In sow mammary tissue, lymphocytes are located in the interalveolar tissue, in the epithelium and, during lactation within the alveolar lumen [43, 44]. At the end of gestation, the total number of lymphocytes in the mammary tissue increases but at parturition the amount decreases temporarily, followed by a second increase from the day of parturition [43, 44]. Moreover, increased opsonic activity in mammary secretion are found p.p. . The observed decrease in lymphocyte counts observed between -12 and 36 h in PDS+ sows, and to some extent in PDS- sows, could therefore be explained by recruitment of lymphocytes into the mammary tissue for colostrum production. Further, Salmon  demonstrated a temporal association between lymphocyte accumulation and expression of prolactin-receptors on the epithelial cells which indicate that prolactin plays a role directing lymphocytes to the mammary tissue. Though, lymphocytopenia also occur in response to glucocorticoid administration in humans [44,45,46] and an association between increased serum cortisol and decreased numbers of mononuclear cells are found in healthy sows during parturition [37, 38]. Magnusson and Fossum  therefore concluded that variations in numbers of mononuclear cells could be influenced by cortisol. This could also be the case in the present study.
Inflammatory changes in sows with PDS
The prevalence of PDS+ sows (34.9 %) in the herd indicates that high herd health and SPF status did not protect the sows from developing PDS.
Leukocyte counts (WBC, neutrophil and lymphocyte counts), serum concentrations of the proinflammatory cytokines (TNF-α and IL-6) and acute phase reactants (Hp and Fe) differed between healthy and PDS affected sows. These changes suggest that PDS+ sows suffered from more severe systemic inflammation than did the PDS- sows. The cause of this inflammation was not determined. A previous study in gilts demonstrated a decrease in WBC and neutrophils 12-36 h after LPS infusion at parturition  and a non-significant decrease of WBC and neutrophils was found among sows with clinical signs of agalactia day 1 and 2 p.p. . The leukopenia and low neutrophil counts that developed in PDS+ sows 12-36 h p.p. could be related to overwhelming infection or exposure to LPS, as LPS may cause profound leukopenia in several species including pigs . E. coli has been found in larger amount among agalactic sows , which indicate that LPS could be involved in the pathogenesis of PDS. Leukocyte left shift has been demonstrated among sows affected with porcine agalactia  after exposure to LPS  and E. coli , so release of this substance from the mammary gland or intestine may have resulted in the cytological changes observed in the PDS+ sows.
There was a tendency (p<0.1) for transient elevated neutrophil counts in PDS+ sows from -12 to 12 h compared to PDS- sows (Fig. 2). This could reflect an endocrine stress response with increased blood cortisol, as cortisol causes leukocytosis and neutrophilia by preventing migration of leukocytes to the extracellular space .
Concentrations of the pro-inflammatory cytokines TNF-α and IL-6 were higher in PDS+ than in PDS- sows. A previous study demonstrated higher serum TNF-α and IL-6 concentrations in sows affected with MMA compared to healthy sows for up to 72 h p.p. . Experimental induction of udder inflammation by intra-mammary infusion of LPS  or E. coli inoculation  has been shown to cause increased blood concentrations of TNF-α and IL-6. Based on these findings, previous studies have suggested that TNF-α and IL-6 could be potential biomarkers for detection of sows with coliform mastitis or MMA [24, 26], thus corroborating the results of the present study.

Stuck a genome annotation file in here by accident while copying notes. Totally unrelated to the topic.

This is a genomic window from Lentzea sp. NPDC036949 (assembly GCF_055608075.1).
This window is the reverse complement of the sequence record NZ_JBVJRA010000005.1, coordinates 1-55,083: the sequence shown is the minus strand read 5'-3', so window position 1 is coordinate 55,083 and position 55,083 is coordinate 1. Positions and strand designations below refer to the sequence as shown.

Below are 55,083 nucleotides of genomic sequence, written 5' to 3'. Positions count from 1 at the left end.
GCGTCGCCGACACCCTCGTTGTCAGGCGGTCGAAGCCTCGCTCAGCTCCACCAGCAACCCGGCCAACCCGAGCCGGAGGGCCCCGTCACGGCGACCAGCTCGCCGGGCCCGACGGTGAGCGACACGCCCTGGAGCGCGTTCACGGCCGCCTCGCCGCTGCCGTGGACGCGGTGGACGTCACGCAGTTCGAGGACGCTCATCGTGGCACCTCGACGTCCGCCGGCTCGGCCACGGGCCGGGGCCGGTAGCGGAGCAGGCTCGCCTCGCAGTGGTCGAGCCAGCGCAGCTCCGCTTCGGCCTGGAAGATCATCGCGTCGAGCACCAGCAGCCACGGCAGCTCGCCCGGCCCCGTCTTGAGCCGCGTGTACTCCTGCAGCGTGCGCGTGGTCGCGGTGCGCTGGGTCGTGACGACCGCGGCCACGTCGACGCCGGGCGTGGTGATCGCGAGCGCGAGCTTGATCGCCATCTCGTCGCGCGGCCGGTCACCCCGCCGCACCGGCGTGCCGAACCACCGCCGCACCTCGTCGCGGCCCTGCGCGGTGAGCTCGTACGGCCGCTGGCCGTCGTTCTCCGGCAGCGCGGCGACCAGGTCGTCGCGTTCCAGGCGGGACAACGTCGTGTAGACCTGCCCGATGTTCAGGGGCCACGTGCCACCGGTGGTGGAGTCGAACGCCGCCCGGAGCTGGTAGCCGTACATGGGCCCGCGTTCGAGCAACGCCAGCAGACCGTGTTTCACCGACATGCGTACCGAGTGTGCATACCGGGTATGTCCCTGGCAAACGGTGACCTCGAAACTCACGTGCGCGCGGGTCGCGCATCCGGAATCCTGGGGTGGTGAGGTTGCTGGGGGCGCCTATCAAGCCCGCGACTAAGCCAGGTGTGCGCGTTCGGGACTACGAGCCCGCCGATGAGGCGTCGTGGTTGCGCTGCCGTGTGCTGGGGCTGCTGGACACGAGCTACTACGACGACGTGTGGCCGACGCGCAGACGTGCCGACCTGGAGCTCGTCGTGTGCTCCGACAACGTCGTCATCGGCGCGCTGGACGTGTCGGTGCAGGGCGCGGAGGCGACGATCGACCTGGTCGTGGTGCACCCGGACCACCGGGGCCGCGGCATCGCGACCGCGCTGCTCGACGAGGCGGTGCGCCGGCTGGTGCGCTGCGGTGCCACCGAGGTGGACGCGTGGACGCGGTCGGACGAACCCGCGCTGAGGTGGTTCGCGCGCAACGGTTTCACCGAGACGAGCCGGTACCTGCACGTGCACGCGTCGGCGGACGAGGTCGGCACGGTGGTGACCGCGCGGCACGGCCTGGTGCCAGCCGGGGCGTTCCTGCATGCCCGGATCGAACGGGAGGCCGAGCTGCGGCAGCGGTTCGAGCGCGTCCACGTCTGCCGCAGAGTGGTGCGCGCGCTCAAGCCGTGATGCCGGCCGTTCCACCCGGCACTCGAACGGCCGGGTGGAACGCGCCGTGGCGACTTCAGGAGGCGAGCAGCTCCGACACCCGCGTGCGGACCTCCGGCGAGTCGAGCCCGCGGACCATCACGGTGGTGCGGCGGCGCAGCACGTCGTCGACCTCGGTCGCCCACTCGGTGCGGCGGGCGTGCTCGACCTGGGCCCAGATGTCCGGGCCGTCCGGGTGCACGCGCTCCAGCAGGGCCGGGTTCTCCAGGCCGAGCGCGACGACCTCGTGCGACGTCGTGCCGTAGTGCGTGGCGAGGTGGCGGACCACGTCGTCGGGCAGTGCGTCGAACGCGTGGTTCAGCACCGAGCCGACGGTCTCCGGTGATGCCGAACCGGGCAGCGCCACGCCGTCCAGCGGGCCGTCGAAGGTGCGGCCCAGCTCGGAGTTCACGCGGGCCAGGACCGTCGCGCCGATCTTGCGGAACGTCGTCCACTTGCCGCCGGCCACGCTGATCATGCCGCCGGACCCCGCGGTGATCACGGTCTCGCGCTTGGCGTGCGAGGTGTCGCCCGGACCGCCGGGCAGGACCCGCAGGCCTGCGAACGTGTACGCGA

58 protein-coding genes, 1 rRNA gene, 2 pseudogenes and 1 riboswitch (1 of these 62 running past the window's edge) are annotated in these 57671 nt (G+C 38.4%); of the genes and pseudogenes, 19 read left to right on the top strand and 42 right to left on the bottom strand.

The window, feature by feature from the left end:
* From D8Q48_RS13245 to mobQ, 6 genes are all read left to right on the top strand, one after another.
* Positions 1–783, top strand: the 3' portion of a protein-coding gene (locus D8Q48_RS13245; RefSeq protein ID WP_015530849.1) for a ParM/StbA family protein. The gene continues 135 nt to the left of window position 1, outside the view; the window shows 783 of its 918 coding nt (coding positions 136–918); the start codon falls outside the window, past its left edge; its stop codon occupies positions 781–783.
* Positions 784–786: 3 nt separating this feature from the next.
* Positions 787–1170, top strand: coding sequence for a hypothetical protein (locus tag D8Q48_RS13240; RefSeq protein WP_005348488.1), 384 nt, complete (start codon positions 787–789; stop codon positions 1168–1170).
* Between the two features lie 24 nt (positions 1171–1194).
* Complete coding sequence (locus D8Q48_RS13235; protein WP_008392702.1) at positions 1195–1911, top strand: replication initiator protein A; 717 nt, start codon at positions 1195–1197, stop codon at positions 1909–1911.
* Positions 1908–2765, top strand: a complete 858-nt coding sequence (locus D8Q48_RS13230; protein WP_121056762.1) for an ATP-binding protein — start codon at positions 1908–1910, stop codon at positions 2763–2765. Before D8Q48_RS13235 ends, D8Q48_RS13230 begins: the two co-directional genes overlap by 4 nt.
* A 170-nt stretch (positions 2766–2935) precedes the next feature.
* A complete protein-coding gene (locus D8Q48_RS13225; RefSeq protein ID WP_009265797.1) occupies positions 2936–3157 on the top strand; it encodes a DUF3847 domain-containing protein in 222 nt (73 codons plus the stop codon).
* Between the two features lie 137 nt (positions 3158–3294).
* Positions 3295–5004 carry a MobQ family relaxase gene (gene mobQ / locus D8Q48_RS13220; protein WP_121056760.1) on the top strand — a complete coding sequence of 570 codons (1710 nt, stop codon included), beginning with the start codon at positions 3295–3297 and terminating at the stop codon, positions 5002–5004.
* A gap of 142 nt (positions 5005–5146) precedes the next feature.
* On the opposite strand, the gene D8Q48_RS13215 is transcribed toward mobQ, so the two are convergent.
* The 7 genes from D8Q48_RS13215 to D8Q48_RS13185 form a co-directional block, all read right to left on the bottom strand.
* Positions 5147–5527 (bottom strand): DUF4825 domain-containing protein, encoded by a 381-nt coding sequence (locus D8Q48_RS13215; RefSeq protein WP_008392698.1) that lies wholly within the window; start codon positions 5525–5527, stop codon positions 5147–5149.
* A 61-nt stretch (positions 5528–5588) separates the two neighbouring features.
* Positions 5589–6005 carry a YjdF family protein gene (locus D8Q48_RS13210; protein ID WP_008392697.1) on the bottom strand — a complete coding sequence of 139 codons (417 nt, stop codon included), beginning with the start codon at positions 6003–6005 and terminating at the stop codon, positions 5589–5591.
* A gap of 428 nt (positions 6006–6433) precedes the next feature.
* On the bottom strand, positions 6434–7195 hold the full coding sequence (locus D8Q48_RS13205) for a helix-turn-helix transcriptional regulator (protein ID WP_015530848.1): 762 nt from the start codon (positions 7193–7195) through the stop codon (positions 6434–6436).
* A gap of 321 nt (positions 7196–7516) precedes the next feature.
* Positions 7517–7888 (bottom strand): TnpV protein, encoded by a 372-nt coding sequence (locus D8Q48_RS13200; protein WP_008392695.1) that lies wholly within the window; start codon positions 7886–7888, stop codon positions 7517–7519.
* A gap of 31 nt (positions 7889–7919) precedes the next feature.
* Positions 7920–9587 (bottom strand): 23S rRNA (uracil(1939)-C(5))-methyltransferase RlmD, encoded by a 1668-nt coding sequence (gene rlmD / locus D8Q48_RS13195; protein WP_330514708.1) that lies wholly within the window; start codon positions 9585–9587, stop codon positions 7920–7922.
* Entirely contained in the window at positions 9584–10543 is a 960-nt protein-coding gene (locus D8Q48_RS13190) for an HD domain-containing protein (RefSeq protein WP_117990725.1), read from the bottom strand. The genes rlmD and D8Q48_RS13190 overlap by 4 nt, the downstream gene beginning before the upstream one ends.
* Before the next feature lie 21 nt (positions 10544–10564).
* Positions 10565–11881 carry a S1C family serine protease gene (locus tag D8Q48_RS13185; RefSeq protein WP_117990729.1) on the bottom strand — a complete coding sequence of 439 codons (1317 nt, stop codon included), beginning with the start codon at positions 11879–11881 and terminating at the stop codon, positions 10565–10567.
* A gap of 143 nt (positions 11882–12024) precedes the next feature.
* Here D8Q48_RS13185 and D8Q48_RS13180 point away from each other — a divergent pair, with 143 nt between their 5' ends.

Proinflammatory cytokines are responsible for the induction of hepatic synthesis of APPs. Concentrations of the three measured APPs, CRP, SAA and Hp, increased significantly peripartum in both groups of sows, but only Hp concentrations differed in PDS- and PDS+ sows. While p.p. concentrations of Hp were similar in healthy sows and sows receiving intramammary administration of E. coli in one study , another study detected higher Hp concentrations in sows with MMA than in healthy sows 1-10 days p.p. . Based on our results, Hp seems to be the most useful of the three APPs measured. Considering the modest difference in Hp concentrations in PDS+ and PDS- sows (peak Hp concentration was 14 % higher in PDS+ sows than in PDS- sows), the diagnostic potential of Hp may be limited. It is not clear why concentrations of SAA, which is considered to be a very sensitive marker of inflammation , did not differ between the groups. In a previous study, higher blood concentrations of SAA were detected in sows undergoing intra-mammary inoculation with E. coli as compared to healthy controls . The discrepancy between studies may be related to the timing of sampling, as different APPs have different response patterns, with some increasing more slowly than others. In the study by Zhu et al.  sows were sampled until 96 h p.p., and the study showed that SAA concentrations peaked at 48 h p.p. following intramammary infusion of E. coli, whereas concentrations of proinflammatory cytokines peaked at 24 h. To the authors knowledge, CRP has not been investigated in sows at parturition. However, CRP has well described APP properties in the porcine species, as increased concentrations have been found in pigs with clinical signs of disease , pigs with lesions at slaughter  and after experimental injection of LPS  or turpentine . Similar to SAA, CRP could not distinguish PDS+ from PDS- sows.
Iron is a so-called negative acute phase reactant, as its concentration decreases during inflammation. In accordance with this, PDS+ sows had lower serum Fe concentrations than PDS- sows. A decrease in Fe and an increase in Hp has been shown previously in pigs following experimental inoculation with Actinobacillus . Odink et al.  found lower serum Fe concentrations in slaughter pigs with abscesses and other inflammatory processes than in pigs with no postmortem findings. In ruminants and horses, Fe have been shown to be a fast reacting marker, with concentrations decreasing within few hours following an inflammatory stimulus, and returning to normal values within 48 h [59, 60]. In horses, assessment of serum Fe was more useful for detection of acute inflammation than was the assessment of fibrinogen . The results of the present study indicate that Fe may be used for distinguishing PDS+ and PDS- sows 12-36 h p.p.